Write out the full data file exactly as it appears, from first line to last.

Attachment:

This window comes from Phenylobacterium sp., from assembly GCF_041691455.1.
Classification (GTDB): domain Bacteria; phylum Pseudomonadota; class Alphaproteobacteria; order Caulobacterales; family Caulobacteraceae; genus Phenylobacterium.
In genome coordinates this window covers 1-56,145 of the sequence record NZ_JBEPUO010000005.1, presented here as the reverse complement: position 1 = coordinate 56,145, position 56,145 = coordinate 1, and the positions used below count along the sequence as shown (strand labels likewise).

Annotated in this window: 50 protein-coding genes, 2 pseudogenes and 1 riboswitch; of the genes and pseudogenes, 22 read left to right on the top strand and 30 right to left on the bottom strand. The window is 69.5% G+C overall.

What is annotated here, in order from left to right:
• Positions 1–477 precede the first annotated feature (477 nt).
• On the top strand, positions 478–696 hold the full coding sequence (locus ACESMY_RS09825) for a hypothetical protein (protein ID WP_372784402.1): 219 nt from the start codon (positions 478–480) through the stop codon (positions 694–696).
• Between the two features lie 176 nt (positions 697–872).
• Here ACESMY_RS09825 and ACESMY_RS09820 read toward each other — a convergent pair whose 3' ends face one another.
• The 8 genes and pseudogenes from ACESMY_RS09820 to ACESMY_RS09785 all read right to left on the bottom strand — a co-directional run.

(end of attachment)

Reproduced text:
This window comes from Phenylobacterium sp., from assembly GCF_041691455.1.
Classification (GTDB): domain Bacteria; phylum Pseudomonadota; class Alphaproteobacteria; order Caulobacterales; family Caulobacteraceae; genus Phenylobacterium.
In genome coordinates this window covers 1-56,145 of the sequence record NZ_JBEPUO010000005.1, presented here as the reverse complement: position 1 = coordinate 56,145, position 56,145 = coordinate 1, and the positions used below count along the sequence as shown (strand labels likewise).

Annotated in this window: 50 protein-coding genes, 2 pseudogenes and 1 riboswitch; of the genes and pseudogenes, 22 read left to right on the top strand and 30 right to left on the bottom strand. The window is 69.5% G+C overall.

What is annotated here, in order from left to right:
• Positions 1–477 precede the first annotated feature (477 nt).
• On the top strand, positions 478–696 hold the full coding sequence (locus ACESMY_RS09825) for a hypothetical protein (protein ID WP_372784402.1): 219 nt from the start codon (positions 478–480) through the stop codon (positions 694–696).
• Between the two features lie 176 nt (positions 697–872).
• Here ACESMY_RS09825 and ACESMY_RS09820 read toward each other — a convergent pair whose 3' ends face one another.
• The 8 genes and pseudogenes from ACESMY_RS09820 to ACESMY_RS09785 all read right to left on the bottom strand — a co-directional run.